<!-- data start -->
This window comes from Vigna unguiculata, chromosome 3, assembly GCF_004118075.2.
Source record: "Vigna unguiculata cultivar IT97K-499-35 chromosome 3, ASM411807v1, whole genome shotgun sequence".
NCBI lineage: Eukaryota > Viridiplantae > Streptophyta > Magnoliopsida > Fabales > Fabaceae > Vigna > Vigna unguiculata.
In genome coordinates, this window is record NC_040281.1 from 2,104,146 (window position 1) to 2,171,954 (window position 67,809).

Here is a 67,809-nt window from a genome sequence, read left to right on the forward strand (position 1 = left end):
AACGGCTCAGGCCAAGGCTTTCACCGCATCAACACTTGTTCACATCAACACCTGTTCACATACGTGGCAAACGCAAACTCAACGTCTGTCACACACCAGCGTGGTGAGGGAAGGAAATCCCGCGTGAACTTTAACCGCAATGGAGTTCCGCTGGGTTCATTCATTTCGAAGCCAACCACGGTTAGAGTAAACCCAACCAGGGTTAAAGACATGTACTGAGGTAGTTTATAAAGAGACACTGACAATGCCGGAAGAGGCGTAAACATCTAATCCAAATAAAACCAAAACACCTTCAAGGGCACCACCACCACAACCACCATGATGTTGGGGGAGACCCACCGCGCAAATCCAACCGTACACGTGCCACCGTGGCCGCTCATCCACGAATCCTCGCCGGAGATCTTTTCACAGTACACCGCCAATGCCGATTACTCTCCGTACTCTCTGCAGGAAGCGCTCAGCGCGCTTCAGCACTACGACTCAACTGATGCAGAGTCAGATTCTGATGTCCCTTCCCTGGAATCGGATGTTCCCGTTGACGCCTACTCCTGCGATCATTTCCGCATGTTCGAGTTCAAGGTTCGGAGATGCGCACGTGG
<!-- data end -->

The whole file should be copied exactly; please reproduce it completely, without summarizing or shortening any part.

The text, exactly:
This window comes from Vigna unguiculata, chromosome 3, assembly GCF_004118075.2.
Source record: "Vigna unguiculata cultivar IT97K-499-35 chromosome 3, ASM411807v1, whole genome shotgun sequence".
NCBI lineage: Eukaryota > Viridiplantae > Streptophyta > Magnoliopsida > Fabales > Fabaceae > Vigna > Vigna unguiculata.
In genome coordinates, this window is record NC_040281.1 from 2,104,146 (window position 1) to 2,171,954 (window position 67,809).

Here is a 67,809-nt window from a genome sequence, read left to right on the forward strand (position 1 = left end):
AACGGCTCAGGCCAAGGCTTTCACCGCATCAACACTTGTTCACATCAACACCTGTTCACATACGTGGCAAACGCAAACTCAACGTCTGTCACACACCAGCGTGGTGAGGGAAGGAAATCCCGCGTGAACTTTAACCGCAATGGAGTTCCGCTGGGTTCATTCATTTCGAAGCCAACCACGGTTAGAGTAAACCCAACCAGGGTTAAAGACATGTACTGAGGTAGTTTATAAAGAGACACTGACAATGCCGGAAGAGGCGTAAACATCTAATCCAAATAAAACCAAAACACCTTCAAGGGCACCACCACCACAACCACCATGATGTTGGGGGAGACCCACCGCGCAAATCCAACCGTACACGTGCCACCGTGGCCGCTCATCCACGAATCCTCGCCGGAGATCTTTTCACAGTACACCGCCAATGCCGATTACTCTCCGTACTCTCTGCAGGAAGCGCTCAGCGCGCTTCAGCACTACGACTCAACTGATGCAGAGTCAGATTCTGATGTCCCTTCCCTGGAATCGGATGTTCCCGTTGACGCCTACTCCTGCGATCATTTCCGCATGTTCGAGTTCAAGGTTCGGAGATGCGCACGTGG